To fight ticks effectively (tick vaccines, acaricides), it is essential to know their genetic variability. We have shown that Eurasian populations of Ixodes ricinus have no genetic structure, whereas those in North Africa are very divergent. These populations could also present phenotypic differences, such as vectorial competence, which could have consequences on the epidemiology of some tick-borne diseases.

Context / challenges

Ticks are haematophagous mites capable of transmitting many diseases, both to humans (Lyme disease, tick-borne encephalitis...) and to animals (bovine piroplasmosis and anaplasmosis...). Worldwide, they are considered the second most important vector group after mosquitoes. In addition to these human and animal health issues, ticks and the diseases they transmit can be associated with environmental issues because of the important role of wildlife in tick gorgement but also as a reservoir of pathogens. In order to effectively control these vectors, for example by using tick vaccines or acaricidal products, it is essential to know their genetic variability. Ixodes ricinus is the most common tick species in Europe: its range covers most of the western Palearctic zone, from North Africa to southern Scandinavia, and from Ireland to the Caspian Sea. The objective of this study was to characterize the genetic variability of a large panel of populations covering the entire range of this tick by analyzing the nucleotide polymorphism of several genes and to describe the partitioning of this inter- and intra-population variability.

Results

We sampled 40 populations covering the entire range of Ixodes ricinus and sequenced 2 mitochondrial and 4 nuclear genes from 60 individuals. The genetic diversity observed is not structured according to the geographical origin of the samples. The diversity observed throughout Europe is similar to that observed in a single French population. Despite the low active dispersal capacities of these non-winged vectors, these results suggest the existence of significant gene flows between these populations, linked to the movements of wild (birds, deer...) or domestic (trade) hosts on which ticks remain fixed for several days (the time of their blood meal). Patterns of nucleotide diversity suggest that these populations are recently expanding. In contrast to what has been observed in European populations, ticks in North African populations - where ticks are confined to more humid mountainous areas - have been found to be genetically very different from all other populations in the Western Palearctic, indicating ancient genetic isolation.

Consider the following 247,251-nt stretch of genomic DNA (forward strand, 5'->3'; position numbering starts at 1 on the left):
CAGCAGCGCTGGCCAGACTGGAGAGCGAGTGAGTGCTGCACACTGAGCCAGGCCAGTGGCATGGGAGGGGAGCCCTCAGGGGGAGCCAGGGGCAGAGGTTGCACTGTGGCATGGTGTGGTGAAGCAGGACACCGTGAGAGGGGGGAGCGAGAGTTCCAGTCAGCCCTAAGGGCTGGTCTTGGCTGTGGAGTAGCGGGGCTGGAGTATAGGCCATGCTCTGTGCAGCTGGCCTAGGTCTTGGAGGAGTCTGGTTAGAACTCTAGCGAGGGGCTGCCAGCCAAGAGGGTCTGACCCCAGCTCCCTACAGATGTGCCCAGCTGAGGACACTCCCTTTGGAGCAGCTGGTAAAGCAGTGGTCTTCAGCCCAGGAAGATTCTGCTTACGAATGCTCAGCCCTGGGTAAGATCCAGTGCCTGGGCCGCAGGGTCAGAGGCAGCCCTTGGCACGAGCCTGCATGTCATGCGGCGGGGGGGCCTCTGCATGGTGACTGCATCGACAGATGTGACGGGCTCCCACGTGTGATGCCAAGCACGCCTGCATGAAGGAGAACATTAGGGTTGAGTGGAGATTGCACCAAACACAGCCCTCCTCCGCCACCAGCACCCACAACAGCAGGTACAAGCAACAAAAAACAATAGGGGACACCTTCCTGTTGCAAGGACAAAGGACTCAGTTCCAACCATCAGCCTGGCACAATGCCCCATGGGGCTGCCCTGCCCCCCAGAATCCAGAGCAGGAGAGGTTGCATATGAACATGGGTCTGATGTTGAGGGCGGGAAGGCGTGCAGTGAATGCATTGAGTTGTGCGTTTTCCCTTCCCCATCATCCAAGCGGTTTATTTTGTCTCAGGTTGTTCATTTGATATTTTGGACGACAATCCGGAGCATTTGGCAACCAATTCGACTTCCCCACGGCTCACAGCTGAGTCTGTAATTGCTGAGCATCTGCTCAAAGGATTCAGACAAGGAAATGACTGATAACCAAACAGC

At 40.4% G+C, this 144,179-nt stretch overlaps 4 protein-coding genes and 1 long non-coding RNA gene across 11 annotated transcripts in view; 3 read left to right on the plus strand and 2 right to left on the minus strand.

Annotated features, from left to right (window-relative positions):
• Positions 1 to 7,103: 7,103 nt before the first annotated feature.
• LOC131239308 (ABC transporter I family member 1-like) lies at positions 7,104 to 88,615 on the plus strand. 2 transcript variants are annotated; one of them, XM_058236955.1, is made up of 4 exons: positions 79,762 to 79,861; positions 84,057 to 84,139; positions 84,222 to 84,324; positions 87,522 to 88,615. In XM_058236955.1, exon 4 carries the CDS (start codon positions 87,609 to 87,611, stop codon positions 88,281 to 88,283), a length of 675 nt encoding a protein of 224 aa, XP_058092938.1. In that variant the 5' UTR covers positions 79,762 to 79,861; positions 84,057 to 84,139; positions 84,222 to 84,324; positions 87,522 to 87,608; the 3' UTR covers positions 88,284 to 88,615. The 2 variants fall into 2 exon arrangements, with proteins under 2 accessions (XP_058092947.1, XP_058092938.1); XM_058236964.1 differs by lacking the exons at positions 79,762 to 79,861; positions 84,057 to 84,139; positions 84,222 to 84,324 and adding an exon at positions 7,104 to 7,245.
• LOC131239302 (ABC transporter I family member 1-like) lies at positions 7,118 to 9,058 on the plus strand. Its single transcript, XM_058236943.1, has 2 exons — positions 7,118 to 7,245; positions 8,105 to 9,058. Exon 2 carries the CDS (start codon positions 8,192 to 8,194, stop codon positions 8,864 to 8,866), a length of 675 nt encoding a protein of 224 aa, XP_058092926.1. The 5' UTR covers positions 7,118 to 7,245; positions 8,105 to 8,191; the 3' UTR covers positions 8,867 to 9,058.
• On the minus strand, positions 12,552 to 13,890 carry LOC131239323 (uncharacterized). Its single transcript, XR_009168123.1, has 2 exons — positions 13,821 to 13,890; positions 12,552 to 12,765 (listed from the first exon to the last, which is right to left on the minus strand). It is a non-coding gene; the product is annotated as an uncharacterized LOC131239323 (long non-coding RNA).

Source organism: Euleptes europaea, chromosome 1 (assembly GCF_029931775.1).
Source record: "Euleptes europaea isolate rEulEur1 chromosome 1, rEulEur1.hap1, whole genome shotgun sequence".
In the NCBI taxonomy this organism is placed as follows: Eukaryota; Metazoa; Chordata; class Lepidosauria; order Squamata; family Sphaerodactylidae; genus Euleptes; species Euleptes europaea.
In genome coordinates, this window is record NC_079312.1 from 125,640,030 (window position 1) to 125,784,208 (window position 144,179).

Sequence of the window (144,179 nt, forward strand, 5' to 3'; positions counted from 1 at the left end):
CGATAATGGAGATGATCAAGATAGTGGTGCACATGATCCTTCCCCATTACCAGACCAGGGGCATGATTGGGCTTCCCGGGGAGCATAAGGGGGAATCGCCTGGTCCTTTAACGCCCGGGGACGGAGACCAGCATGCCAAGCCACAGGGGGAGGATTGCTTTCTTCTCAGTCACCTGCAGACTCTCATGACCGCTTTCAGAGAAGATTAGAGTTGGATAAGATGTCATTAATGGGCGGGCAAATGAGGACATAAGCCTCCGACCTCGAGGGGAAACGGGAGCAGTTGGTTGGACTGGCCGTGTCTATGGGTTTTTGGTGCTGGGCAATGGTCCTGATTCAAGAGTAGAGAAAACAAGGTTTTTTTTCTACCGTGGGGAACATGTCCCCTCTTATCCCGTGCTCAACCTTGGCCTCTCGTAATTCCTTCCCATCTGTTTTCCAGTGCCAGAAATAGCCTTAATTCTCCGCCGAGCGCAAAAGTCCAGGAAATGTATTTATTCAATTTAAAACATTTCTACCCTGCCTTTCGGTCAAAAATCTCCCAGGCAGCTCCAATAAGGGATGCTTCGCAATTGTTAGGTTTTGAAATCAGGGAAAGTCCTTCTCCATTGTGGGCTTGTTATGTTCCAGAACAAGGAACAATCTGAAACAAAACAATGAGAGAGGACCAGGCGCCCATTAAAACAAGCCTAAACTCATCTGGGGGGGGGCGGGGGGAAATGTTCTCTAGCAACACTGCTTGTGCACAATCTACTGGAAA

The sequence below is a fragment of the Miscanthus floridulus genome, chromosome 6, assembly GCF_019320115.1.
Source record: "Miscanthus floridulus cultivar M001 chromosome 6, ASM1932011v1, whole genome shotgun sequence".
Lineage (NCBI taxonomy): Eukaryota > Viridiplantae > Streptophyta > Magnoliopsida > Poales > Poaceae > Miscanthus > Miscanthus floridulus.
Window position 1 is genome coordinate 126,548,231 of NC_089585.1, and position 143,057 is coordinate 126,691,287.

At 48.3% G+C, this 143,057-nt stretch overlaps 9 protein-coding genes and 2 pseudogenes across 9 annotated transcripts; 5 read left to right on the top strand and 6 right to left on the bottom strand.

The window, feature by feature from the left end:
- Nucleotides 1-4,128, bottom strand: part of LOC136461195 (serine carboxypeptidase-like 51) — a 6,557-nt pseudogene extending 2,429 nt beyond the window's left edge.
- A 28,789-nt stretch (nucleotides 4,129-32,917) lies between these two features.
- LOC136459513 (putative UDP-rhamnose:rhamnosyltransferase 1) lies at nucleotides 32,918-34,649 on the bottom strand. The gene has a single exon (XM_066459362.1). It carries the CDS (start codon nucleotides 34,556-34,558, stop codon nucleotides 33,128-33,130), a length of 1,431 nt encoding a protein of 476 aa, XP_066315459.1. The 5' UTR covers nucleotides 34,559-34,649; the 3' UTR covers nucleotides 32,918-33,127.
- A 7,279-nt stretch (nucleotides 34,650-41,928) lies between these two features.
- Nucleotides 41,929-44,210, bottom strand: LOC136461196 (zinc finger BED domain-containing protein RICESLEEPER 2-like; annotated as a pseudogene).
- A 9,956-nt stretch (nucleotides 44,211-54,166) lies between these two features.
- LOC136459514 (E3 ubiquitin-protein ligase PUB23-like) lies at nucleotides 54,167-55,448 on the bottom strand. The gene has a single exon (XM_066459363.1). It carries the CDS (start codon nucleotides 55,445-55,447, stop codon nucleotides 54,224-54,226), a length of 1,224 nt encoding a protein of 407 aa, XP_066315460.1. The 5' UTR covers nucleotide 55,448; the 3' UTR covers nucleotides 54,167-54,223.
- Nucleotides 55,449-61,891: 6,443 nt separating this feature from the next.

Perspectives

This study is the first to highlight the existence of a strong genetic divergence of certain populations of I. ricinus within its range. Further studies are in progress to determine whether North African and European populations of this tick are interfertile (existence of pre- or post-copulatory reproductive isolation?). Experiments on the vectorial competence of these different tick populations for different pathogens will have to be carried out in order to find out whether these genetic differences also correspond to phenotypic differences that would have major consequences for the epidemiology of tick-borne diseases.

Partners

Pasteur Institute of Tunis (Professor Ali Bouattour)

Publications

  • Noureddine R., Chauvin A. et Plantard O. (2011). Lack of genetic structure among Eurasian populations of the tick Ixodes ricinus contrasts with marked divergence from north-African populations. International Journal for Parasitology 41. Pp 183-192.

Partners